i believe this is a forward looking os... in which google is hoping 5-10 years from now everyone will be on the cloud and they will have an os built around that...
  • 0 Hide
    fjjb , March 9, 2010 12:09 AM
    oooh man google saying its really hardened OS? i think i remember Microsoft saying this stuff
  • 2 Hide
    False_Dmitry_II , March 9, 2010 1:31 AM
    hey greg224, he's referring to the fact that spreadsheets and word don't need much of a computer at all to do.
  • 0 Hide
    tenor77 , March 9, 2010 2:07 AM
    greg224hey joex444, when you said "What most business people actually do on computers is trivial at best.", are you referring to 3rd world countries? My office (and most people's I know) are migrating to a "paperless" work flow, which requires a computer to do almost all work. Get out of the stone age dude.


    There's that and most major corporations are like a glacier when it comes to change. IT would yell at me for not using IE. And it's a "Young" company
  • 15 Hide
    Anonymous , March 9, 2010 2:24 AM
    Cloud computing sounds like a great idea. It's always bothered me that I can use my computer when the internet is down. It's about time that feature was removed.
  • 1 Hide
    G-Systems , March 9, 2010 2:42 AM
    duff1234Cloud computing sounds like a great idea. It's always bothered me that I can use my computer when the internet is down. It's about time that feature was removed.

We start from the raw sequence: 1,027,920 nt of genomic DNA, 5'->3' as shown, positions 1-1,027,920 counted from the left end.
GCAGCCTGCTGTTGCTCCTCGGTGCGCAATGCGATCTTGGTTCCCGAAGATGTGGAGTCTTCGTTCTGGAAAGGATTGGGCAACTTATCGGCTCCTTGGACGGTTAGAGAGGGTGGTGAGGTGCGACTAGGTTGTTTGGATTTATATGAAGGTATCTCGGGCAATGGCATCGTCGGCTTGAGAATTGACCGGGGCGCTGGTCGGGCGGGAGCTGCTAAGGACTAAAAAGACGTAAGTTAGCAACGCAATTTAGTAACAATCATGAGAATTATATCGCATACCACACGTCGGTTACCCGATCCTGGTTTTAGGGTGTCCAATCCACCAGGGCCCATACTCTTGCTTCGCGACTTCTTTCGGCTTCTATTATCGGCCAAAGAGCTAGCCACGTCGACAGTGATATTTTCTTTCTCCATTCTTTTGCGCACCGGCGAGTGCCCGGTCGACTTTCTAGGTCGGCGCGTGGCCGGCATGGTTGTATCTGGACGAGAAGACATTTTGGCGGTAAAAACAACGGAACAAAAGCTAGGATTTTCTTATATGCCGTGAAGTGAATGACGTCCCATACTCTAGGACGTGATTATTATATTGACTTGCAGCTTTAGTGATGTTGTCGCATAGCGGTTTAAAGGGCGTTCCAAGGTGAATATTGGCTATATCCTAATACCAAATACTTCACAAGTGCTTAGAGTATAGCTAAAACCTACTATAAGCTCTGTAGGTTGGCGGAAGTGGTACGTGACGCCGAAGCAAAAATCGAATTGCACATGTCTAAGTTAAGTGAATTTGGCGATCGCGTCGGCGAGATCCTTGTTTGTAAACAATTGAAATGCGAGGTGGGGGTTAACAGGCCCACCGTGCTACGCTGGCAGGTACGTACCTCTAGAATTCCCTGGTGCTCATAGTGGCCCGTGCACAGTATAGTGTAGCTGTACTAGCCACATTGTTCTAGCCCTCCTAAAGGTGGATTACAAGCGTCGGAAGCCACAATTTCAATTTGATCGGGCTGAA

Maybe the first "Thumbs-up" I've given for sarcasm. Wonderful execution. I love Google, and I look forward to installing Chrome OS (dual boot with Win7 b/c of the situation you described and because MS has more games available to it); but damn--that was great! You must have some practice... :-)
  • 0 Hide
    Gin Fushicho , March 9, 2010 3:28 AM
    I did some searching and watched the Beta demo, this will probably convince me to get a cheap netbook with wireless N and 3g/4g in it. =)
  • -3 Hide
    anamaniac , March 9, 2010 7:00 AM
    moriconSecure hey, really, are you sure about that, Is chrome OS not a cloud based OS based around google docs ect, all info server stored, Oh wait what was that article about Chinese hackers!!!!I smell a poo!!!!!

    You do?
    Maybe you should go and see if your toilet is backing up.
  • 0 Hide
    ohiou_grad_06 , March 9, 2010 7:22 AM
    Not liking the cloud concept. If your network goes down you are dead in the water. At least on localized systems, some data could could still be entered and stored on the machine until things could be restored.